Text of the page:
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Cluster index: Chloe Hawkey

Into the woods, everybody.

Chloé Hawkey: ‘There is no reason to think that a life that places value in the wild, in the forces of the land and water can’t model ideals of equality and inclusiveness—after all, those forces act on all of us equally. Indeed, being “out there” requires cooperation and kindness toward the group far more than living in the relative convenience of a city does…’

Thought leaders and Ted Talks.

Chloë Hawkey: ‘It’s the leader, not the thought, that we love in the thought leader, and the intellect that we hate in the intellectual.’

Literature, operationalized.

Chloë Hawkey: ‘After I smiled and granted that I was enchanted, I was left with the what? What does this mean to my life or to Franco Moretti’s? This deepens my understanding, in a very technical sense, of the text, but does it enrich the experience I have reading in it? And does it enrich the life I lead once I’ve capped my pen and returned the book to the shelf?’

How Mary Oliver ‘found love in a breathing machine.’

Chloë Hawkey: ‘She’s a remarkable poet of the natural world, capable of articulating and concretizing the sense of wonder that surrounds us outdoors. But she is not strictly a writer of the wilderness, the way, say, Edward Abbey is; she is a poet of the wondrous details of life, intimate and wild, minute and immense alike. And she is, perhaps above all, a poet who teaches love, in an everyday, unassuming sort of way…’

F. O. Matthiessen’s responsibilities.

Chloë Hawkey: ‘In prodding, questioning, and explaining the state of cultural affairs to readers, writers, and politicians alike, Matthiessen sought to push them toward a new understanding of one another and of how all of us ought to engage with the world around us. ‘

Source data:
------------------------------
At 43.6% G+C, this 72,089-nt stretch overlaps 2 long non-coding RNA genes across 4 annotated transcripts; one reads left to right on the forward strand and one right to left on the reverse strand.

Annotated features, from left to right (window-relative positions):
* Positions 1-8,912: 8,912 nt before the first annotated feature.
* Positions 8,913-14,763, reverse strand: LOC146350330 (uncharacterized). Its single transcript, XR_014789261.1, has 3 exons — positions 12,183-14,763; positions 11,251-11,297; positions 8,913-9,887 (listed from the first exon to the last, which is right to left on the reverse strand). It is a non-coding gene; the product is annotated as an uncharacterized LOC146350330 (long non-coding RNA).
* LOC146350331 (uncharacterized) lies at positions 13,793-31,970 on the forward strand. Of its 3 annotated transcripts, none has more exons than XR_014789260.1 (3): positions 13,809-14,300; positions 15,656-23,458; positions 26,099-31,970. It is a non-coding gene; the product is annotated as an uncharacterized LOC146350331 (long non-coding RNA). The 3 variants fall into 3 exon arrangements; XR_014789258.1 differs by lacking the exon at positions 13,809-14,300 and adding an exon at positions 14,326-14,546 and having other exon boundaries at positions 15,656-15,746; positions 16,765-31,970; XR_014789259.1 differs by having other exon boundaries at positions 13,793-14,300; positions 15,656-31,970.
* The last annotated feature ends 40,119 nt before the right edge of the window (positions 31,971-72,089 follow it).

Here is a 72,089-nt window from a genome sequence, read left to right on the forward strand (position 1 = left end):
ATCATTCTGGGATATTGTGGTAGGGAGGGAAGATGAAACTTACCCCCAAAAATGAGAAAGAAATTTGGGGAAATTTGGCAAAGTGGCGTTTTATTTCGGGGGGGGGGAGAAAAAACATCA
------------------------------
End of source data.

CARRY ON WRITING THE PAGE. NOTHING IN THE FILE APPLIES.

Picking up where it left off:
River rafting, seriously.

Chloë Hawkey: ‘Just as we learn how to relate to the water currents and the rocky beaches, we learn how to relate to the humans out there with us—how to rely on one another, how to support one another, how to work together when a fun moment turns dangerous.’

A great teacher.

Chloë Hawkey: ‘He seemed to me to be able to make sense of a world, past and present, that completely baffles me. His lectures never suggested that the world isn’t baffling and complex; he didn’t simplify anything to a series of dates or an inevitable process. Instead, he offered us a way to grapple with the confusion, a way to ask questions; as the best critics always do, he offered us a lens through which to look at the world and analyze and wonder at it.’

Literature as humancraft.

Chloë Hawkey: ‘[Faulkner’s] novels helped readers at the time—as they help us today—to understand why people spoke to each other as they did, why they treated one another as they did; they help us to feel what it is to exist in the world as someone other than ourselves.’

The inevitable choreographic moment.

Chloë Hawkey: ‘Perhaps, though, we could equally call it a certain deafness in human beings, an inability to hear the pleas of those around us–an inability to hear the music, if you will. And just as dancers can only move convincingly when they are responding to the force of the music, even sympathetic people can only protest when the cultural music demands movement of them, when they feel it in their bones.’

The National Poet we need now.

Chloë Hawkey: ‘We had Whitman to tell us what was right with us, but now our national ego outweighs even his, and we need Rankine to bring us back down to earth, to ground us and guide us. “Poets are not legislators,” Louis MacNeice once wrote, “but they put facts and feelings in italics, which makes people think about them and such thinking may in the end have an end in action.”’

Wilderness: tamed.

Chloë Hawkey: ‘Now that we don’t have a “frontier,” the American wilderness—or at least an essential protected part of it—has ceased to be a place of the violent work of conquering; it has become a place of meditation. Now that we have no clear sense of a frontier across which to expand, we can finally stand still and see the wonder in what’s around us.’

‘Collections of intricate and fantastical designs…’

Chloë Hawkey: ‘We seem to be rediscovering the merits of the rough and the analog. Coloring, with its black lines on a white page, with its rudimentary pencils, offers us experiences often missing in contemporary life: straightforwardness, physicality, slowness, solitude, simplicity.’